Yeah, that makes sense to me. And and yeah, that's my understanding as well is that you have this like mother essence, when you first make your flower essence. And so we call that the mother essence that you start with sort of like the mother that you have in like vinegars and things like that. And we're like, this is sort of like the energy that you've captured. And then, like you said, it's very powerful, very concentrated. And so then you're able to take that and sort of dilute that down gradually to a smaller bottle for people to actually work with. Does that make sense?
Nan Moak 11:10
yes. Okay. Explaining said it. Yeah, definitely.
Sara Schuster 11:14
Yeah. So and that's another thing I really like about it. That is because, you know, again, you're working with a small amount of plant material to make that essence. And then you even once you've made that initial mother essence, then you're able to work with that and dilute that down into like a stock bottle and or then down into like a dosage bottle as well.
Nan Moak 11:34
And that goes a long way. Like, if you're making some for yourself, you can put it in a spray bottle and mist yourself with it, stick it in the bath, you know, and then take it by mouth. So I mean, right? A little goes a long way. I just think it's beautiful. And I love that the mother is called the mother.
Sara Schuster 11:53
Yeah, it's lovely. And, and that, yeah, some of the essences that I work with, you know, you're only taking five drops or 15 drops, you want to just, it's really beautiful. You know, I love I love this work that you do, you know, with flower essences. And then one of the other things that we have sort of bonded over in our friendship is our love of falling lunar time, more than like the standard calendar, and just really letting the moon cycles guide our medicine making. So I was wondering, you know, can you talk a little bit about how you do that in your own practice with letting the phases of the moon of the moon and also I know the astrological seasons, kind of guide your essence making?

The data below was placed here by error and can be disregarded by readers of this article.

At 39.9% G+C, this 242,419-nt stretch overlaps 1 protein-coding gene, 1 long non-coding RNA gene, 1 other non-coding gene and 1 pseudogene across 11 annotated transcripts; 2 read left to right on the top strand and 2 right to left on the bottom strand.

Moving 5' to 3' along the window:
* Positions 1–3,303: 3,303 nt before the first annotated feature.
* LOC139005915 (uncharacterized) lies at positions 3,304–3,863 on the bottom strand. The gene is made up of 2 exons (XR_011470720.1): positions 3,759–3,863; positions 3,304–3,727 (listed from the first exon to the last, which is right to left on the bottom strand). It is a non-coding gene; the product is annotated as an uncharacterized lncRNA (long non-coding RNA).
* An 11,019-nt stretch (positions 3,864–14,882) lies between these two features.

Nan Moak 12:35
Yes, really like the moon phases my day. So I don't really know how to explain it other than like, I really pay attention to it. I'm always looking to see where the moon is in the sky. I when I make things I always write down the sun and moon, astrological signs. And I find that often create things on the new moon. I mean, I make a note at every phase. But I mean, that's, that's the big one. But I know you gave me this question in advance. And I was like, Oh, don't say any of this.
Sara Schuster 13:13
Well, I know, I know, when we were talking, you were sort of like a lot of it's very intuitive for you. And I don't think there's anything wrong with that, that you're encouraging people to develop these relationships with the plants and with the outside world and to be aware of the moon. And so you know, there may not necessarily be a specific thing that you can say like, this is why I do it this way.
Nan Moak 13:33
Yeah. Well, it's definitely intuition and energetics. Like this past full moon was it the Libra Full Moon, like I was feeling that big time. Like I wanted to be making stuff and I wanted to be in it. And then sometimes there's new information. I don't want to do anything and I think that's okay, I think we have to listen to our bodies, and to our just a whole rhythm and just roll with it.
Sara Schuster 13:57
Definitely no, I agree. 100% I mean, and there are times for option and there are times for rest. And so I think you have to listen to that. And I always encourage you not to go off on a tangent here but I always encourage people to track if they're dealing with any sort of health issue or energy issue to sort of look at like how they feel across like several lunar cycles and you can often find that you have your own specific rhythm that works for you.
Nan Moak 14:24
Yes, yes. And and what I mean for me what astrological sign works well, with what I made up with Anna pan Oh, man, I can tell you what they are. I need this. I have tracked it. And I can tell that Gemini season and Libra season and tourist season are my my creating jams. That's where I get a lot of stuff out. And then the rest of it is relative I get lucky if I get something put out.
Sara Schuster 14:55
No. I and yeah, and that's the interesting thing, right. It's everyone's sort of has their own season that you look back at. And like, I've worked so many, you know, different jobs and careers, like teaching and stuff where summers were like my offseason from work. And so I get like very energized during the summer because I'm used to that being quote my time, but then I'm, I'm a Libra son. So I got really excited around my birthday. So like this time, you know. And I know you have a birthday coming up as well on this next full moon
Nan Moak 15:28
Actually, I'm so excited. I mean, I you know, it's like a full moon on Halloween every, like two to three times a century. I looked it up because I just had to know. So I know. I hope I feel good.
Sara Schuster 15:45
I have a feeling you well, you'll have an accent. So could you maybe just walk us through because I'm hoping that people will go away from this interview feeling excited and wanting to play with making some of their own flower essences. Yeah, and I love that it's a very low bar to entry. There's no like special equipment you need or anything like that. So yeah, can you kind of walk us through? Like, what do people need? And maybe talk us through how to make a flower essence?